Discussions surrounding environmental sustainability often mention the protection of resources, preservation of biodiversity and ecosystems, as well as environmental restoration. These goals ensure that not only present generations are provided for, but that future generations will be able to survive and thrive as well. This sentiment is expressed in the 1987 Brundtland Report which defines sustainable development as “development that meets the needs of the present without compromising the ability of future generations to meet their own needs”

The current climate change crisis...

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Green and Just Recovery

There is no denying that the COVID-19 pandemic has had a significant impact on our lives. With the worrying rates of infection, mask requirements, social distancing measures, at-home offices, and the many more changes that we have had to make in our daily lives, it is not surprising to hear people wishing for things to get back to “normal.” After all, life during the COVID-19 pandemic has proven to be quite difficult - despite being able to wear pajama pants during your Zoom conference calls! However, the pandemic has brought to the forefront the serious issues of racial injustice that we have in our systems.

While many people may have this thought of wanting to return to some sense of normalcy, it is important to realize that returning to the ways things were is really not what we want, considering the environmental crisis and social inequalities that are a part of our “before”. Instead of only focusing solely on rebuilding the economy, we must strive for a...

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LifeStraw

Photo credit: LifeStraw

Turning on the tap and being able to access safe and drinkable water is a privilege that some of us may not realize we have. Despite the fact that having access to sufficient, safe, acceptable, accessible, and affordable water for personal and domestic use has been declared a human right by the United Nations, many people are living without this essential need being met. LifeStraw is a brand that works to make clean water accessible for all through their water filtration and purification devices. LifeStraw water filters are designed by Vestergaard Fransen, a Swiss company that manufactures public health tools in developing countries. The filters were originally developed in 1994 when LifeStraw partnered with the Carter Center to design a mesh filter that would remove Guinea worm larvae from drinking water. Guinea worm disease is a parasitic infection that is transmitted through water and causes the host excruciating pain. At the time of the partnership...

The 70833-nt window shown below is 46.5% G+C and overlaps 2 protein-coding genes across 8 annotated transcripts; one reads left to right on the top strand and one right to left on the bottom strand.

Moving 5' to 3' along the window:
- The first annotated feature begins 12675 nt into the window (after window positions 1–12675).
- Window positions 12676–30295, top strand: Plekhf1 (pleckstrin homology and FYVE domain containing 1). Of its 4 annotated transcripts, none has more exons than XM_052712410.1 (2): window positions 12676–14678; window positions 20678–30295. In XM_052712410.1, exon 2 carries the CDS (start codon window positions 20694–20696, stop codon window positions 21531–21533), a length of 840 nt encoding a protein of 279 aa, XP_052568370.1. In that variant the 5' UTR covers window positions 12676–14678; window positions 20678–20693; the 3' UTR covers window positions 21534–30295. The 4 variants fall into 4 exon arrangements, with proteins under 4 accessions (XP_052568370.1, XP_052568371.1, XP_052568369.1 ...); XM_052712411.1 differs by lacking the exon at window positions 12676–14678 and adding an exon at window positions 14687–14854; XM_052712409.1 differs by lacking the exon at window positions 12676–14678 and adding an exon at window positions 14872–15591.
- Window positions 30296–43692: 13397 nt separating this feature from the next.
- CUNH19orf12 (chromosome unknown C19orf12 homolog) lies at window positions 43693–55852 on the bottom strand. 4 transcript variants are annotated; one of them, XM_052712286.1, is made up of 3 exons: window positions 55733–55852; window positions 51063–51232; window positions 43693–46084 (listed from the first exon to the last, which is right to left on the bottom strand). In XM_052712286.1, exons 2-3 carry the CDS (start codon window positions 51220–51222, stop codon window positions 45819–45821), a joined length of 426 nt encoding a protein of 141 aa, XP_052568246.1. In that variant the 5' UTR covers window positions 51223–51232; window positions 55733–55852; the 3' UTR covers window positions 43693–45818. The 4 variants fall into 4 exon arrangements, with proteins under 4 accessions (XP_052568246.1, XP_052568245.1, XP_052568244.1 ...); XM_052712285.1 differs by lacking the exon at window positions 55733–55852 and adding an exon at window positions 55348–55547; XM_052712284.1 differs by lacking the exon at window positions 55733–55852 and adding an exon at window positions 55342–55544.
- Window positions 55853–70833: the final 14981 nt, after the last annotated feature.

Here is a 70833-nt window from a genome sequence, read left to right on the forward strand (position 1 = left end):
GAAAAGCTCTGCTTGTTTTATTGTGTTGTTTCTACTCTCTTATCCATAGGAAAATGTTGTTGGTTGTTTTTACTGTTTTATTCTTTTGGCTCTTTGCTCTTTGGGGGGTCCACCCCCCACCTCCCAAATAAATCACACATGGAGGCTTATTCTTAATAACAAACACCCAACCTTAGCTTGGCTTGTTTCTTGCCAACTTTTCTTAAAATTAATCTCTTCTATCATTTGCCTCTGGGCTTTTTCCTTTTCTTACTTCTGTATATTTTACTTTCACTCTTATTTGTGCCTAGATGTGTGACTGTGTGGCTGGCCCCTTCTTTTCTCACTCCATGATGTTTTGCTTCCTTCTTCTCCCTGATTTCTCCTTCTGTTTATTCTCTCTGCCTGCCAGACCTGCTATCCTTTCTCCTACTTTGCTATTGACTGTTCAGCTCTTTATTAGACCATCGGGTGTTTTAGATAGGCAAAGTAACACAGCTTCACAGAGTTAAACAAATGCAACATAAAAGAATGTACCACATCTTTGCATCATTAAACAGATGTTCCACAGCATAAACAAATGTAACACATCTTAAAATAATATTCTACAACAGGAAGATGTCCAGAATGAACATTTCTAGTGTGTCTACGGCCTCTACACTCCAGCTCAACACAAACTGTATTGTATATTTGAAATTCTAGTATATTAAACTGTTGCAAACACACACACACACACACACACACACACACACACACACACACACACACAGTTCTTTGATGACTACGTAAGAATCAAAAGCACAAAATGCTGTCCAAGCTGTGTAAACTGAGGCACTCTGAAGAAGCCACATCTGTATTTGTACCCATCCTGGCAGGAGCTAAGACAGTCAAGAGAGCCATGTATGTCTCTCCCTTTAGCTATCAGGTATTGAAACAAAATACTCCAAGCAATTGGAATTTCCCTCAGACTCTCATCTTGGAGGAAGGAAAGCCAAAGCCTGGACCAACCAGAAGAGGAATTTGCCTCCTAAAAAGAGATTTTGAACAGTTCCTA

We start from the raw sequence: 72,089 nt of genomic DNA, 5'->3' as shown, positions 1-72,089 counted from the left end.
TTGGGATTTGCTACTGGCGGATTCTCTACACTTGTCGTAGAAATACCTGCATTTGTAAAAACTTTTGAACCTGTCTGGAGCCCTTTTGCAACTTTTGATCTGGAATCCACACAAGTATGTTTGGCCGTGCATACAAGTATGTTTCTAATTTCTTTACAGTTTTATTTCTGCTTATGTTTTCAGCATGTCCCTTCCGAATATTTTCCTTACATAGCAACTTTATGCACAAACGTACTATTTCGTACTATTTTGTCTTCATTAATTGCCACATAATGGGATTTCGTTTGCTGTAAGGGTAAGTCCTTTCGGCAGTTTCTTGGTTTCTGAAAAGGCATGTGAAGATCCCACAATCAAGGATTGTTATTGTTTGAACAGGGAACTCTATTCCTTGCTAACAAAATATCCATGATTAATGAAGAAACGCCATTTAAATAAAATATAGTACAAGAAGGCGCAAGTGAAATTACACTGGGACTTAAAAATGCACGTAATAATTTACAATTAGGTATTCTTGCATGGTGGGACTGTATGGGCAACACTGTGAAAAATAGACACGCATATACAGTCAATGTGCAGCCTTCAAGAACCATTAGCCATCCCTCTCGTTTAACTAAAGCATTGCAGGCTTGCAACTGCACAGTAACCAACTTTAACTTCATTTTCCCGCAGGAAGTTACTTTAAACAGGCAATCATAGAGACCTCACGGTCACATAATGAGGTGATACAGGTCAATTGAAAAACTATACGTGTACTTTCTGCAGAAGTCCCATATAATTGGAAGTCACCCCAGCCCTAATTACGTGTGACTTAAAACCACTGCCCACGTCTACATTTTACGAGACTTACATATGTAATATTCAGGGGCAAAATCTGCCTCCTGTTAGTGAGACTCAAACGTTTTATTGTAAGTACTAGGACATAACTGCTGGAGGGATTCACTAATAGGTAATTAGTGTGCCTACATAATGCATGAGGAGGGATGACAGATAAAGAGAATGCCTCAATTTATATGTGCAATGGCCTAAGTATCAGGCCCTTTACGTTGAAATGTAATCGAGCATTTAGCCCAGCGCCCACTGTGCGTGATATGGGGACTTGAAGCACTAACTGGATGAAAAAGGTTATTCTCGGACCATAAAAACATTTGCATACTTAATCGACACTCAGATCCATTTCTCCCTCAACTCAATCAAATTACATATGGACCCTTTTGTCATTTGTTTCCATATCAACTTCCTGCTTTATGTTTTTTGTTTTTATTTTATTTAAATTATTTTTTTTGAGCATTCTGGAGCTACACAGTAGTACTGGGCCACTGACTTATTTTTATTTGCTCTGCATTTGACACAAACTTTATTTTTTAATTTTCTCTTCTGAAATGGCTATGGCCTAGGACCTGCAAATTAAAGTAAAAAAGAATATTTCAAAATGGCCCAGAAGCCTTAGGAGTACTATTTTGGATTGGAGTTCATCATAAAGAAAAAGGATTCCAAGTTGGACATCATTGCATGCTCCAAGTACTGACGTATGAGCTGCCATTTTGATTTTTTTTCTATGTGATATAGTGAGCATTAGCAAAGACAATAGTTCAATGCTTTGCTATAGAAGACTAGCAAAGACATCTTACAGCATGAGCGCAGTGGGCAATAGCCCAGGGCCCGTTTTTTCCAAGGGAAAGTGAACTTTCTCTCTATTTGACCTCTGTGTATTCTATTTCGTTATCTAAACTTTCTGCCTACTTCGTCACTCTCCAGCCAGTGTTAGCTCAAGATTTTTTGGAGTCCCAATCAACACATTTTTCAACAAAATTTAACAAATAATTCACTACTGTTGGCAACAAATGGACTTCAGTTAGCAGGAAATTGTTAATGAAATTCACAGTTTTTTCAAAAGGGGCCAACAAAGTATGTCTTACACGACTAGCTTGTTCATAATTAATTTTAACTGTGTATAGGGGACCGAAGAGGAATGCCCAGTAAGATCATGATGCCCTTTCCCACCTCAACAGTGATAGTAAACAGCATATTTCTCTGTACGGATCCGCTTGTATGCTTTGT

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Social Enterprises

Beyond the “bottom line”

Social enterprises are organizations that have two main goals: to earn revenue; and to achieve social and environmental wellbeing. Social enterprises can either be non-profit or for-profit. While social enterprises may look like traditional businesses, responding to social issues is a substantial part of their objectives, while reaching financial goals often comes secondary. This sets them apart from traditional businesses. The main purpose of a social enterprise is to make social change, whether that be by working with younger generations, raising funds for people in need, or selling fair trade products.

According to the Social Enterprise Council of Canada, “Social enterprises are community-based businesses that sell goods or services in the marketplace to achieve a social, cultural and/or environmental purpose; they reinvest their profits to maximize their social mission.”

A new approach

Social enterprise is a new business model...